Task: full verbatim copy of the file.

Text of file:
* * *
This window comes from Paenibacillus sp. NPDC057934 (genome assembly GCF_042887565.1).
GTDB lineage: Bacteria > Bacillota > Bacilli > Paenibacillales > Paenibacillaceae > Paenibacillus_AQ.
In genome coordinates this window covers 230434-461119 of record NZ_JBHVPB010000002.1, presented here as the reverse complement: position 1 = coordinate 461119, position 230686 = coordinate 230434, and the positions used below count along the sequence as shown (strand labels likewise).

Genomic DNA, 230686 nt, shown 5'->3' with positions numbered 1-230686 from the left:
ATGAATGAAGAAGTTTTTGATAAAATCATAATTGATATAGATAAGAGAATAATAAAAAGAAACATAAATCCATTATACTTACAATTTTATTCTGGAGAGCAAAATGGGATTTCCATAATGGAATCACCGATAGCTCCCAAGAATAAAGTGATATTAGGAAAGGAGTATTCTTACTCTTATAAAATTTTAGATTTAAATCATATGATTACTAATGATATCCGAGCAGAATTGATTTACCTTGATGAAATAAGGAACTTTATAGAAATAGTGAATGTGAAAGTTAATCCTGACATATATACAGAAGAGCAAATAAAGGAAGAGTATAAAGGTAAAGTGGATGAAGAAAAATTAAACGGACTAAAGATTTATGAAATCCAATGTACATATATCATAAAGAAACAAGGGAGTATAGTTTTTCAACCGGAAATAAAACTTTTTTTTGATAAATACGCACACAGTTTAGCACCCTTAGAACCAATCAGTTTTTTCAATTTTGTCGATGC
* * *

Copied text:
This window comes from Paenibacillus sp. NPDC057934 (genome assembly GCF_042887565.1).
GTDB lineage: Bacteria > Bacillota > Bacilli > Paenibacillales > Paenibacillaceae > Paenibacillus_AQ.
In genome coordinates this window covers 230434-461119 of record NZ_JBHVPB010000002.1, presented here as the reverse complement: position 1 = coordinate 461119, position 230686 = coordinate 230434, and the positions used below count along the sequence as shown (strand labels likewise).

Genomic DNA, 230686 nt, shown 5'->3' with positions numbered 1-230686 from the left:
ATGAATGAAGAAGTTTTTGATAAAATCATAATTGATATAGATAAGAGAATAATAAAAAGAAACATAAATCCATTATACTTACAATTTTATTCTGGAGAGCAAAATGGGATTTCCATAATGGAATCACCGATAGCTCCCAAGAATAAAGTGATATTAGGAAAGGAGTATTCTTACTCTTATAAAATTTTAGATTTAAATCATATGATTACTAATGATATCCGAGCAGAATTGATTTACCTTGATGAAATAAGGAACTTTATAGAAATAGTGAATGTGAAAGTTAATCCTGACATATATACAGAAGAGCAAATAAAGGAAGAGTATAAAGGTAAAGTGGATGAAGAAAAATTAAACGGACTAAAGATTTATGAAATCCAATGTACATATATCATAAAGAAACAAGGGAGTATAGTTTTTCAACCGGAAATAAAACTTTTTTTTGATAAATACGCACACAGTTTAGCACCCTTAGAACCAATCAGTTTTTTCAATTTTGTCGATGC